The HTV-8 space freighter lifted off Tuesday from the Tanegashima Space Center in Japan packed with over four tons of station hardware, science experiments and crew supplies. NASA astronauts Christina Koch and Andrew Morgan will welcome the HTV-8 when they capture the cargo craft with the Canadarm2 robotic arm on Saturday at about 7:15 a.m. EDT.

Image above: (From left) Spaceflight participant Hazzaa Ali Almansoori of the United Arab Emirates and Expedition 61 crewmembers Oleg Skripochka of Roscosmos and Jessica Meir of NASA pose for a photograph at the conclusion of a press conference. Image Credit: ROSCOSMOS.

Back on Earth in Kazakhstan, three new station crewmates are in final preparations ahead of their liftoff Wednesday at 9:57 a.m. aboard the Soyuz MS-15 crew ship. Spaceflight participant Hazzaa Ali Almansoori of the United Arab Emirates will ride to space with Expedition 61 crewmembers Jessica Meir and Oleg Skripochka. Less than six hours after launch they will dock to the rear port of the Zvezda service module.

Microgravity science kept the station inhabitants busy today as they wait for their new crewmates and cargo delivery. Flight Engineer Nick Hague strapped himself into an exercise bike and measured his aerobic capacity while attached to a variety of sensors. Astronaut Luca Parmitano of ESA (European Space Agency) explored how living in space affects time perception before processing microbe samples for analysis.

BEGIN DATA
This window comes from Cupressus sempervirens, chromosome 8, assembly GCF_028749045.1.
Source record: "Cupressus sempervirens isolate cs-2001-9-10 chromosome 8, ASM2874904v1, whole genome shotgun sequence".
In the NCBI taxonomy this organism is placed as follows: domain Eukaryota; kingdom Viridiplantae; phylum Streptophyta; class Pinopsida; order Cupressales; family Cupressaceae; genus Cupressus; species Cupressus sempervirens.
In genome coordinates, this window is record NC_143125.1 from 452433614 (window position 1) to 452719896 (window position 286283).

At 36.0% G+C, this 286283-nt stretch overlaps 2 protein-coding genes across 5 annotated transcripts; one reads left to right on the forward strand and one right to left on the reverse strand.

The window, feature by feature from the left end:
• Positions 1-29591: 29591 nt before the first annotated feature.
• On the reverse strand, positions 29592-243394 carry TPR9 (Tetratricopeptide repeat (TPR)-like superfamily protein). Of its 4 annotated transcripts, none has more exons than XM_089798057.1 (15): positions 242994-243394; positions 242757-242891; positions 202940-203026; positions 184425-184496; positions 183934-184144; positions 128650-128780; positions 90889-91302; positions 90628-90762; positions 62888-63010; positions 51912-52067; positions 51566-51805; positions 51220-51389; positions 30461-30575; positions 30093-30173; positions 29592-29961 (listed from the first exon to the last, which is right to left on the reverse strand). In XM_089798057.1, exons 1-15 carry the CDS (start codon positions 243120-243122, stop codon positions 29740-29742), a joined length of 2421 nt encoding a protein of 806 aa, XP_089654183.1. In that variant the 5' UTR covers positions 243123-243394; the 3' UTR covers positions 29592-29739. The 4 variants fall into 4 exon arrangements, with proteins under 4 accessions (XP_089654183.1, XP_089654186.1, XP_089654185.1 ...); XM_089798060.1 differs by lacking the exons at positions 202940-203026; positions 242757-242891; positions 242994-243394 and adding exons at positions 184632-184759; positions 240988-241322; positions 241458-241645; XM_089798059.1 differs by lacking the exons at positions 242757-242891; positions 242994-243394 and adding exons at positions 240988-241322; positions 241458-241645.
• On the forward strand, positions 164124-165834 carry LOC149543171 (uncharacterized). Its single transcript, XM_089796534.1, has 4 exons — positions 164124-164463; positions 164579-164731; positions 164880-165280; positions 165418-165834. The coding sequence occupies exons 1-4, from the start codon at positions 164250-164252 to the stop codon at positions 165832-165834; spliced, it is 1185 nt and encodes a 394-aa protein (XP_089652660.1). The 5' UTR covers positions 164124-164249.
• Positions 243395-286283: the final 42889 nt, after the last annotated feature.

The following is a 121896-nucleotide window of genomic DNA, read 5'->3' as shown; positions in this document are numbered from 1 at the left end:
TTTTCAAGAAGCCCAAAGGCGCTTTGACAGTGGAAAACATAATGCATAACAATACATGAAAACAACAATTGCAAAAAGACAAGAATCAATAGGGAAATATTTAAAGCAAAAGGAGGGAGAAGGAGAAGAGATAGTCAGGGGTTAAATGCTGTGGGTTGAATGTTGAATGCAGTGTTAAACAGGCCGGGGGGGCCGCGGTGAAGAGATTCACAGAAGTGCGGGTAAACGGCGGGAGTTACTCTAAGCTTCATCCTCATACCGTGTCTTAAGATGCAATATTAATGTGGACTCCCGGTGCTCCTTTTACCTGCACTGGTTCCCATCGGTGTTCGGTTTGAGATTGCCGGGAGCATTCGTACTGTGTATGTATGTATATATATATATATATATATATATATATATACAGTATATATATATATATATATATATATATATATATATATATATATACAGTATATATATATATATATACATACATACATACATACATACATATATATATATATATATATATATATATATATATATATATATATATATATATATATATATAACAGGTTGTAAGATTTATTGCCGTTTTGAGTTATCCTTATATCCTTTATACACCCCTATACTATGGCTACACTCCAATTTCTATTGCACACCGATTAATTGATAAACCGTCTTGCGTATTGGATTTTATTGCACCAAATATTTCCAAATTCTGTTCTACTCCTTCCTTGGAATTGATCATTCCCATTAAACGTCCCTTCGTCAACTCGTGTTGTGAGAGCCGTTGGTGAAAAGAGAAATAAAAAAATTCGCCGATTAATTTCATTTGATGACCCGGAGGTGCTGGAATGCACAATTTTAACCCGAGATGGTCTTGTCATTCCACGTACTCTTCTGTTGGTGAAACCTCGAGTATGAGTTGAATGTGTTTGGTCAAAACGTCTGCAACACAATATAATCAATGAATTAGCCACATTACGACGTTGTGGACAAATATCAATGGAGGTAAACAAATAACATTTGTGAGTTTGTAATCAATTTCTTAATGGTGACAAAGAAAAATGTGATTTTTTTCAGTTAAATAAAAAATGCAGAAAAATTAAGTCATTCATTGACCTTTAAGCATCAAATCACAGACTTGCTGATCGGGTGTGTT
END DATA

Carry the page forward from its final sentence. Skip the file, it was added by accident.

International Space Station (ISS). Animation Credit: NASA

While Koch and Morgan get ready for Saturday’s cargo delivery, the astronauts are also maintaining spacesuits and science hardware. Koch was cleaning cooling loops in U.S. spacesuits ahead of upcoming spacewalks planned in October. Morgan was servicing an advanced research furnace before wrapping up rodent research operations in the Life Sciences Glovebox.

Commander Alexey Ovchinin and Hague are still getting ready for their return to Earth next week. The duo reviewed descent maneuvers they will use when they undock from the Rassvet module on Oct. 3 inside the Soyuz MS-12 spacecraft. The duo will parachute to Earth with Almansoori aboard their Soyuz crew ship and land in Kazakhstan.

Related article:

Japanese Space Freighter Blasts Off To Resupply Station Crew

Related links:

Expedition 60: https://www.nasa.gov/mission_pages/station/expeditions/expedition60/index.html

Expedition 61: https://www.nasa.gov/mission_pages/station/expeditions/expedition61/index.html

Zvezda service module: https://www.nasa.gov/mission_pages/station/structure/elements/zvezda-service-module.html

Time perception: https://www.nasa.gov/mission_pages/station/research/experiments/explorer/Investigation.html?#id=7504